I can't say the last house we went to was going to be the last one of the day. Alex hadn't said we should stop looking, and every half roll of toilet paper will make our lives a little bit better. Maybe we would have kept on for another hour or two.

And neither one of us noticed anything particularly different about the final house we went to. I could tell right away it wasn't a summer house, but that didn't mean anything.

We used Alex's trick of throwing a few pebbles against a door and then running for cover in case anybody started shooting. No one did, so we got closer and looked through the windows for signs of life. When we thought it was safe, we tried the doors, which were locked, and threw a stone through the living room window.

The sound of shattering glass has replaced doorbells in my life.

It was Alex's turn to stick his hand through the window and unlock it. I love breaking in, but that's my least favorite part, since there's a part of me that's sure whoever owns the house is waiting to chop off my hand. I've had lots of nightmares about that.

But no one came at us with an ax, so we climbed in.

We both smelled death right away. It was like the mound of bodies only worse, because the house was all closed up and the smell had intensified.

"Please," I said. "Let's go."

"Wait outside if you want," Alex said.

But I knew what I didn't see would frighten me more than what I did. "I'll be okay," I said. I've told bigger lies.

Alex took my hand. I could see his was bleeding. "You cut yourself," I said to hide the fact that I was shaking from fear and excitement at the touch of a boy's hand.

"Just a scratch," he said, but he pulled his hand from mine. "I'm sorry. I didn't mean to get blood on you."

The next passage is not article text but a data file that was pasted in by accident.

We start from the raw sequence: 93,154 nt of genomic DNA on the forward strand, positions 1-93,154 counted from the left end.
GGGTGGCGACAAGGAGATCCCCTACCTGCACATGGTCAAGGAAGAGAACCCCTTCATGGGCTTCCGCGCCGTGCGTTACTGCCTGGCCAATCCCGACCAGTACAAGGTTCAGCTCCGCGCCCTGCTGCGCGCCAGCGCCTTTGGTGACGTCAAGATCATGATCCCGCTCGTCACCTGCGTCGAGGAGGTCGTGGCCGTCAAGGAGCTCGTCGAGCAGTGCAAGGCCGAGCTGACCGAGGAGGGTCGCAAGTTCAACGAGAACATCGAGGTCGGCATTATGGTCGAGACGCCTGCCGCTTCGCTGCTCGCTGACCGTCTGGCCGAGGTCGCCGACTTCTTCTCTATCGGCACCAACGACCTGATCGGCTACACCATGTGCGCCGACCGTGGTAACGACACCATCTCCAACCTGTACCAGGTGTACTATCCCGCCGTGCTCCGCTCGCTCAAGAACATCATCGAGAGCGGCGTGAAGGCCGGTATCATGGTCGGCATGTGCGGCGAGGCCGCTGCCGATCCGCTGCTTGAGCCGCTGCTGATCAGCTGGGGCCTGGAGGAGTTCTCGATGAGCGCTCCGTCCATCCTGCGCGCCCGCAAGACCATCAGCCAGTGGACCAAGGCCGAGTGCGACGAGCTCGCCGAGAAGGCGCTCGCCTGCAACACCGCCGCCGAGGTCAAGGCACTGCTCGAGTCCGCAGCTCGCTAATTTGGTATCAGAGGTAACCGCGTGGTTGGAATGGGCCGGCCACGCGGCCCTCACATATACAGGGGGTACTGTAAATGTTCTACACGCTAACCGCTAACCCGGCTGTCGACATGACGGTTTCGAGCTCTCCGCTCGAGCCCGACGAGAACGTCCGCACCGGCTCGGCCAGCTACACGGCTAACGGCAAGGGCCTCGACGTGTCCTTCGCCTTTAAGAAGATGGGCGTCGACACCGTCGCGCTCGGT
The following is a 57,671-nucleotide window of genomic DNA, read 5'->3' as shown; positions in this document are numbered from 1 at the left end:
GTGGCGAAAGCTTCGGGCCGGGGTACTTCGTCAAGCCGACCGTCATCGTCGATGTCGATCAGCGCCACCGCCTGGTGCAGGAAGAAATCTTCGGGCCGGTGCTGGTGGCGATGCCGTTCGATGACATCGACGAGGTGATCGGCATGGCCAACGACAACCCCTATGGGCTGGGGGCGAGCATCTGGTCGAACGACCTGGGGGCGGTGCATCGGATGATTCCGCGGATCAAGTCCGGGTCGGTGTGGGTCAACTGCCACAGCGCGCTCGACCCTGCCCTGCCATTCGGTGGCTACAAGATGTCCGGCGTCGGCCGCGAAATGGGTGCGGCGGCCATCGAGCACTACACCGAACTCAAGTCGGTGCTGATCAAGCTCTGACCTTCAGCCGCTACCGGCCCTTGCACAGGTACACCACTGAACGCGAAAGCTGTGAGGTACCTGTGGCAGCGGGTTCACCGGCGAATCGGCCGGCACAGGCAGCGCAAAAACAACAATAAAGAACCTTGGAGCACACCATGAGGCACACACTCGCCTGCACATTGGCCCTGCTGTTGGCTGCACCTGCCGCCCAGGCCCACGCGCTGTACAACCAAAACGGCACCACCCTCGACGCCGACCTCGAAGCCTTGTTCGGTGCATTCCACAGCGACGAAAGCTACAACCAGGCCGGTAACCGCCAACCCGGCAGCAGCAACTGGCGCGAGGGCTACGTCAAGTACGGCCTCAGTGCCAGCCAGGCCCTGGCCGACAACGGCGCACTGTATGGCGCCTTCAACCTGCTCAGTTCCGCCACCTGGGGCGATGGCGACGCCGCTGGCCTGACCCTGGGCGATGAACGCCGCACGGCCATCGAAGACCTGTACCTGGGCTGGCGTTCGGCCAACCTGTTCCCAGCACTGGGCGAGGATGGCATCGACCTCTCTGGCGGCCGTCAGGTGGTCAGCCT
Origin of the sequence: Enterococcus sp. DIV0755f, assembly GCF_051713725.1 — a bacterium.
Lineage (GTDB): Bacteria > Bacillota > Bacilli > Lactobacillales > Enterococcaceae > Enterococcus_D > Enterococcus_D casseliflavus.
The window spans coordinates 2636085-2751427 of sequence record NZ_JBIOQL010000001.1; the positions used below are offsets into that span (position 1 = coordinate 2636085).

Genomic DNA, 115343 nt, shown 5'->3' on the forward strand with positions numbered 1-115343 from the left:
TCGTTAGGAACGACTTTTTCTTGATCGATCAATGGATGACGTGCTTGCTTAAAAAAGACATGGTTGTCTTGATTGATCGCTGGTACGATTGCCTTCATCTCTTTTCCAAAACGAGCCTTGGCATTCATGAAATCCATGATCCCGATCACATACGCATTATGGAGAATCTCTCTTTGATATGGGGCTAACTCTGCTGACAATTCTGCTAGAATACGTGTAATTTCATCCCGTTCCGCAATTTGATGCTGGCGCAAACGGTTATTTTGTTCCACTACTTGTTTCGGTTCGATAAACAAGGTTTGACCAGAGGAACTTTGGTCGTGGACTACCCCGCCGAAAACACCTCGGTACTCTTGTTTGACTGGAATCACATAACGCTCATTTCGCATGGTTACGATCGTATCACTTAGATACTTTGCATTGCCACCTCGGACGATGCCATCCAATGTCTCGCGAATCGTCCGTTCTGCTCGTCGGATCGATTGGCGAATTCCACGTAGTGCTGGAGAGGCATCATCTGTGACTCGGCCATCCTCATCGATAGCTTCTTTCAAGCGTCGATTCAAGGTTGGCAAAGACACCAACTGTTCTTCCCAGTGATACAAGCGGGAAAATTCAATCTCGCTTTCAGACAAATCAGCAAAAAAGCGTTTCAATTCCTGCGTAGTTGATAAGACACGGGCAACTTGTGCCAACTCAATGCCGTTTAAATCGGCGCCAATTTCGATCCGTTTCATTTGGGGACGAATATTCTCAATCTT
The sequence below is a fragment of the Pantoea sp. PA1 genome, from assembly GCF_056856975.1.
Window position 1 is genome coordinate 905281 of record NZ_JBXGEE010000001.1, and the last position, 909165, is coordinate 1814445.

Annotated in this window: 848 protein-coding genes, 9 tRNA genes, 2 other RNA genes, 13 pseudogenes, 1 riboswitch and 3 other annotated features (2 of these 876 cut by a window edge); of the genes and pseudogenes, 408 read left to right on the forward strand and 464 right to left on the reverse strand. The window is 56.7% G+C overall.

I nodded. Alex began walking toward the smell and I followed him.

The body was in the kitchen. Once it had been human, sitting in the chair next to where we found it. Or what remained of it, some torn clothing, a belt, some flesh and muscle, hair, bones, an eyeball. By its side was a shotgun, and lying a few feet away was a dead pit bull.

I screamed.

"Don't look," Alex said, but I couldn't avert my eyes. He walked around the corpse, took a red plaid vinyl tablecloth and flung it on top. Then he held me until I stopped shaking.

"I think we're in luck," he said. "The dog died recently, maybe even today. It's been eating its owner for a while now, but it finally starved to death. There's probably dog food if we look."

"I don't know if Horton will eat dog food," I said.

"Not for Horton," Alex said. "For us."

Thursday, July 9, 2009

This World We Live In Is Available For Pre-Order

Amazon confirms its April 1, 2010 publication date.

But really I'm posting this so you can admire the new look to this blog.

It was time for a little redecorating around here!

Wednesday, July 8, 2009

We Have A Cover!

Because I don't know how to attach a PDF (or what a PDF is for that matter) to my blog, I printed the cover on my dandy printer and attached it with needles (I couldn't find any pins) to my green chair and took photographs of it.

I know how to attach photographs, with and without needles.

The odds are when the book is published, the cover may look a little, oh I don't know, slicker, but in the meantime, I'm thrilled and can't wait to show it off.

So here's the cover for This World We Live In (by New York Times Best Selling Author of Life As We Knew It-Moi)!

Wednesday, July 1, 2009

A Brand New Email Address

I'm a firm believer that one cannot have too many email addresses, so I set one up just for the thirdmoonbook blog.

I've been keeping this a comment free zone, but if there's something you really want to tell me, now you have an address to send it to:

I also set up a new email account over at my regular blog, because the previous email account was proving increasingly cranky.